Financial Aid Policies
Financial Aid Rights & Responsibilities
Each applicant has the right to know:
- What financial aid programs are available at Concordia University.
- The deadlines for submitting applications for available financial aid programs.
- How financial aid is distributed, how decisions are made and the basis for those decisions.
- How financial need and budgets (including costs for tuition, fees, room, board, books, supplies, personal and miscellaneous expenses) are determined.
- What resources (such as parental contribution, other financial aid, student assets, etc.) are considered in the need calculation.
- How much of the financial need, as determined by the University, has been met.
- The explanation of the various programs included in the aid package.
- The University's refund policy.
- What portion of the financial aid is grant/gift (non-repayable) and what must be repaid.
- How the University determines whether the applicant is making satisfactory progress and what happens if he/she is not.
Each applicant is responsible for:
- Completing all application forms accurately and honestly and providing the Financial Aid Office with correct information. Reporting incorrect information is a violation of the law.
- Maintaining satisfactory academic progress as defined in the Concordia University general catalog.
- Returning all additional documentation, verification, corrections and/or information requested.
- Reading and understanding all forms that must be signed and accepting responsibility for the agreements signed.
- Performing the work that is agreed upon in accepting a Work Study award.
- Complying with all deadlines for application and reapplication for Concordia University financial aid.
- Being aware of the refund procedures when withdrawing from Concordia University.
- Receiving clearance from the Financial Aid Office before dropping below full-time status or before withdrawing from Concordia University.
Terms and Conditions
General Conditions of Financial Aid Offer
I understand and agree that I must promptly report to the Financial Aid Office any changes in my financial, marital, residency or academic status. Any additional earnings or funds from other sources may result in a reduction of my award and/or require repayment of financial aid funds already advanced to me during the academic year named on this form. I agree to accept responsibility for repayment of any loans awarded to me and understand that when I graduate, withdraw, or cease to be a half-time student, I must report to the Financial Aid Office for an exit interview. I hereby accept the financial on the reverse side. If I wish to reject any of the aid listed, it is my responsibility to notify the Financial Aid Office. Any additional financial assistance I receive will be added to my award.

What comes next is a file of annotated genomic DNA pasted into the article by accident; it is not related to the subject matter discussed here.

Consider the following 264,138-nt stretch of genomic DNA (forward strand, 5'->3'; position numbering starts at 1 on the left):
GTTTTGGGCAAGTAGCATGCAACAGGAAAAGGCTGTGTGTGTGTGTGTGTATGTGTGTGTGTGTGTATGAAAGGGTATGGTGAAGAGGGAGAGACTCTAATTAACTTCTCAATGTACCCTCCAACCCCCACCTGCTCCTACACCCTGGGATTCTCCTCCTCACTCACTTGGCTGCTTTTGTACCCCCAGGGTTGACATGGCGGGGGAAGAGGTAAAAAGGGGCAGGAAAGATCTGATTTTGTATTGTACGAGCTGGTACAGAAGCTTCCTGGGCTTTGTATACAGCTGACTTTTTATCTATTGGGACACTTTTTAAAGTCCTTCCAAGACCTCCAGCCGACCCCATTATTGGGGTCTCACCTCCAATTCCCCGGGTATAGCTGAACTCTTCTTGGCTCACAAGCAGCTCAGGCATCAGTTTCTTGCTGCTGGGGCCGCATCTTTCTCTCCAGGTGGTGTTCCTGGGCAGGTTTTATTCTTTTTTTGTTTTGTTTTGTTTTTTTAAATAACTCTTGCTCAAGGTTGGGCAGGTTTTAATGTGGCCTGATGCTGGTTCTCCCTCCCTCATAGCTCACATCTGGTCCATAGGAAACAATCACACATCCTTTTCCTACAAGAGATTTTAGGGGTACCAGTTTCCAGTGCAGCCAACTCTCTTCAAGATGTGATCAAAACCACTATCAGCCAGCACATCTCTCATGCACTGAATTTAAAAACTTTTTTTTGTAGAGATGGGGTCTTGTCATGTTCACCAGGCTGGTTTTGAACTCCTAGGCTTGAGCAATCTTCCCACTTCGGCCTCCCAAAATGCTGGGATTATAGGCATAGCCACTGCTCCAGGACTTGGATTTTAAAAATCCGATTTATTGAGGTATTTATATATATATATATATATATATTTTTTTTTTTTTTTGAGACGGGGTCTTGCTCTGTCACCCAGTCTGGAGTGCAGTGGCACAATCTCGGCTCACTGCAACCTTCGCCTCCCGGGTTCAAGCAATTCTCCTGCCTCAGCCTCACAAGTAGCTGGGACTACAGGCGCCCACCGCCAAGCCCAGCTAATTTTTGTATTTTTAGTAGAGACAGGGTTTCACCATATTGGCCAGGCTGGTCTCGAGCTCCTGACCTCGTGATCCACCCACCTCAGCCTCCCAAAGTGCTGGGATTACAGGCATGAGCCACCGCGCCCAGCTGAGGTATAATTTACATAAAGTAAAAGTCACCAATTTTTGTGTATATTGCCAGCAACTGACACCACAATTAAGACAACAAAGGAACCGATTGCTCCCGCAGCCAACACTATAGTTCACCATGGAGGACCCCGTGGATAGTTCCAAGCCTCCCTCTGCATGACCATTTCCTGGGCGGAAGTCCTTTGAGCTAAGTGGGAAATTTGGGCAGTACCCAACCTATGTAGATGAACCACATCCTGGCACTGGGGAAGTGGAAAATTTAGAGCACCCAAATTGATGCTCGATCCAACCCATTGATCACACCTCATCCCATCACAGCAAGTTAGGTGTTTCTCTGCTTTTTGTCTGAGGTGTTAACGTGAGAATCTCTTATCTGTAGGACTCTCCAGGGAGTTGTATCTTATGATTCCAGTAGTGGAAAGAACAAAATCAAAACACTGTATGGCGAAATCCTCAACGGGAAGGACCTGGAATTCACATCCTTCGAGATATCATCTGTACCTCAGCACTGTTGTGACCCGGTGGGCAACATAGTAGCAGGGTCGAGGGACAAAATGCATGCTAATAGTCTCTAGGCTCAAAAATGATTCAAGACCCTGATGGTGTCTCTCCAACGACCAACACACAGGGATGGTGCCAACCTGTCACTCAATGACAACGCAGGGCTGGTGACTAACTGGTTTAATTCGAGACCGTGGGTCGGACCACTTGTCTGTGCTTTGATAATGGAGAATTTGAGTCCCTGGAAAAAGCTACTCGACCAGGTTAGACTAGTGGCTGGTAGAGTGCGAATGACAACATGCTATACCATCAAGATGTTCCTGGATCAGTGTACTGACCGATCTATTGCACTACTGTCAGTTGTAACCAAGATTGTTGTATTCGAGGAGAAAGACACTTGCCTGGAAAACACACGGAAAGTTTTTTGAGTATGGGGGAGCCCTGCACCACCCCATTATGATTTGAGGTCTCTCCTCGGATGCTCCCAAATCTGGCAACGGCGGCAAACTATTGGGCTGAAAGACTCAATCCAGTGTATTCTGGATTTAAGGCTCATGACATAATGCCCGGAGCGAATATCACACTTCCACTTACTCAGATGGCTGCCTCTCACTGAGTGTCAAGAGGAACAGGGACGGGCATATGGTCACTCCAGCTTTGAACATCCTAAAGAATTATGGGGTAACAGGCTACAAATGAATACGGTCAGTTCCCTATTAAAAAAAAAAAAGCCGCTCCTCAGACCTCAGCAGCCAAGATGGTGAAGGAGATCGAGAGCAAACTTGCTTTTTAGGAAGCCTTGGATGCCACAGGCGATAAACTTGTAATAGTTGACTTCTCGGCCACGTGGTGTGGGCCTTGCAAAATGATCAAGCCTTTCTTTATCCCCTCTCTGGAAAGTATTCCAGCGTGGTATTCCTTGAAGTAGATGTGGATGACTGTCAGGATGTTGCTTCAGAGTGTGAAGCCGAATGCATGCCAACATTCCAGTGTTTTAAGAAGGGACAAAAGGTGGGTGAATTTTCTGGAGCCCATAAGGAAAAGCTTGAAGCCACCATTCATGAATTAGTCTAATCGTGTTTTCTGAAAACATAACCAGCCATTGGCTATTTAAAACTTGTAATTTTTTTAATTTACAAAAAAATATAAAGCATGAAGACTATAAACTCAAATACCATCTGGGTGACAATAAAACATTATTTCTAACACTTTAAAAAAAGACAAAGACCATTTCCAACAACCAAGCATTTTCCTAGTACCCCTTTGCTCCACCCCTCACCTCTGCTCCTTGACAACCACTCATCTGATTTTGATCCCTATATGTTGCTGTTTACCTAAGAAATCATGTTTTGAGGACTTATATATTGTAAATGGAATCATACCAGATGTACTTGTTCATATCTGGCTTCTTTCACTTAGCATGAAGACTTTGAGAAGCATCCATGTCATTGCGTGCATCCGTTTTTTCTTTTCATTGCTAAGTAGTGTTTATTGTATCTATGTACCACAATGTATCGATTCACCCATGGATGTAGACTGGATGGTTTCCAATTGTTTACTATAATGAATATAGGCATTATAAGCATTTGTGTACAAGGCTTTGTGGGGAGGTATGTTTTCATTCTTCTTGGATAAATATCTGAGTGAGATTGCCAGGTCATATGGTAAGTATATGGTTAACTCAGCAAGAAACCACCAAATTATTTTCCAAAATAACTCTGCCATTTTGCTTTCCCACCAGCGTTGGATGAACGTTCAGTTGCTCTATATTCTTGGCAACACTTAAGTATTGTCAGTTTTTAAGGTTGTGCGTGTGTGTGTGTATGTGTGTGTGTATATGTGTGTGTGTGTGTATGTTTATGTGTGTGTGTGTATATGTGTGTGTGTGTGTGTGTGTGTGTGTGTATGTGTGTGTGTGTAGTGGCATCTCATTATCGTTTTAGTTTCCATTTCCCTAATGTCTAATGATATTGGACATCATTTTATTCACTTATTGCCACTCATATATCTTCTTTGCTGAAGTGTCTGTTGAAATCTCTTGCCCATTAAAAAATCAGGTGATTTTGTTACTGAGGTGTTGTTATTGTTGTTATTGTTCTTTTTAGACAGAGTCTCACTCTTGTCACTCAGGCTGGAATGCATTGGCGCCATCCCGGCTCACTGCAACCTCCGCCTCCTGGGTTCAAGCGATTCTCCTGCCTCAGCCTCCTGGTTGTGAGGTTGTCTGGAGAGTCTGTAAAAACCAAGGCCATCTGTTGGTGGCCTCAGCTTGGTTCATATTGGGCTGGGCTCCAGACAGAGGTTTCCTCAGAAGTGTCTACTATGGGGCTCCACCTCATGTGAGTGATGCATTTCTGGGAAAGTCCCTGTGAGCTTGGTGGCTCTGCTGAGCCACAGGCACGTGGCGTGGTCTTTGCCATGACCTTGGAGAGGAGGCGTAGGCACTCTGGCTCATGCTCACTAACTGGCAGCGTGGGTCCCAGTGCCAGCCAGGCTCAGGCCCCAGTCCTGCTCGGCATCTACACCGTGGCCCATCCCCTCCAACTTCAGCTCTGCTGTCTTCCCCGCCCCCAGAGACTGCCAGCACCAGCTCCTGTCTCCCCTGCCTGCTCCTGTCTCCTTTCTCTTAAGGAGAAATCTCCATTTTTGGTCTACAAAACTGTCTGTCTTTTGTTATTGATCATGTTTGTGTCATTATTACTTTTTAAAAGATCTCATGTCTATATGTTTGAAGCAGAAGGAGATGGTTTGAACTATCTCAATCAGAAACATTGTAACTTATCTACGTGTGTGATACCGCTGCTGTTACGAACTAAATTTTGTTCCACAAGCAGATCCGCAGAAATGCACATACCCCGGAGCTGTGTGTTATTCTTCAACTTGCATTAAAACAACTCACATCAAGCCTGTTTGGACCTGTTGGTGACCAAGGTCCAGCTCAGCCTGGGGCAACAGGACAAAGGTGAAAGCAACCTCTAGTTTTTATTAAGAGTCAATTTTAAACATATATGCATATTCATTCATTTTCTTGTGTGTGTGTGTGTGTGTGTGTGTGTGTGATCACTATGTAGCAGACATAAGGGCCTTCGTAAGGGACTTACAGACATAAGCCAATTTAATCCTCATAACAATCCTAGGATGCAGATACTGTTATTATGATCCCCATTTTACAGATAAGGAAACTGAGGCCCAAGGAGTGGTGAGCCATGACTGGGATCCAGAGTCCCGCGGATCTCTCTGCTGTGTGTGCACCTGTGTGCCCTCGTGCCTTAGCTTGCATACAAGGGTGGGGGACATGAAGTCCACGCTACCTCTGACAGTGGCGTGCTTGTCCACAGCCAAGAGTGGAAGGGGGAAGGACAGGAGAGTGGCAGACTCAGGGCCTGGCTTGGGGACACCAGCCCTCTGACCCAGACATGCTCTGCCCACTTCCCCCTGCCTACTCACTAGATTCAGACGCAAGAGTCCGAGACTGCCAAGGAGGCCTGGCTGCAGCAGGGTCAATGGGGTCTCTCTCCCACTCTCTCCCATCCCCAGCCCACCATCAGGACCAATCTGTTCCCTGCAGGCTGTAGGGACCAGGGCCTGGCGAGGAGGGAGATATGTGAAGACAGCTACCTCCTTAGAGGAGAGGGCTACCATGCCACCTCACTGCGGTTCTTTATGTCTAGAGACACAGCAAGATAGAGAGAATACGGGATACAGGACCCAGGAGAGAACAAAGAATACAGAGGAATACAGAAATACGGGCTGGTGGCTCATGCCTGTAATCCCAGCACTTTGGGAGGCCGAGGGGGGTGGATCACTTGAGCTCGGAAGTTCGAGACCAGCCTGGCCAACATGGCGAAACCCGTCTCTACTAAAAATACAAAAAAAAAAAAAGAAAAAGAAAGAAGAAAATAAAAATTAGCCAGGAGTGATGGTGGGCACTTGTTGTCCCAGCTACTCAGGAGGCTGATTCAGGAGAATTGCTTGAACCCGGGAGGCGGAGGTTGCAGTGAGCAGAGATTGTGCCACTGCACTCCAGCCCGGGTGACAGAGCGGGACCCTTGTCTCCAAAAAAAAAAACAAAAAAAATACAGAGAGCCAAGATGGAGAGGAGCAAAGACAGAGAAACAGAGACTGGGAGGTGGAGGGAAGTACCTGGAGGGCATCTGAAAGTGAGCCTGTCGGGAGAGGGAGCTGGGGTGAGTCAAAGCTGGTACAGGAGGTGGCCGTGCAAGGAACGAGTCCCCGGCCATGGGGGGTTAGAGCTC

Regrading Notice of Financial Assistance
This notice of financial assistance is based on the documented financial information you submitted on your FAFSA. It is your responsibility to inform the Financial Aid Office if the status of your reported information changes in any way during the academic year for which you are accepting financial aid. If you believe this award is based upon incorrect information, you may request that the Financial Aid Office review your application using the documented information that you must provide.
General Conditions of Financial Assistance
- Concordia University Irvine reserves the right to revise this Financial Aid Award. Modification of this offer may be required by lack of necessary state or federal funding, corrections or changes in the data reported to the institution by parents and/or students, receipt of additional awards by non-college sources, unintended error, change in unit load, change in residence, or other reasons consistent with Concordia University Irvine policy and procedures.
- While some financial aid is conveniently credited against your student account with Concordia University Irvine, there are some awards in which checks must be made in your name. If these funds are necessary to cover charges due Concordia University Irvine, the checks must be signed in the Financial Aid Office.
- If you fail to maintain satisfactory academic progress towards your degree, you may be denied future financial aid. Many financial aid programs are designed to assist you for not more than 4 years of undergraduate work. Satisfactory academic progress is defined in the college catalog.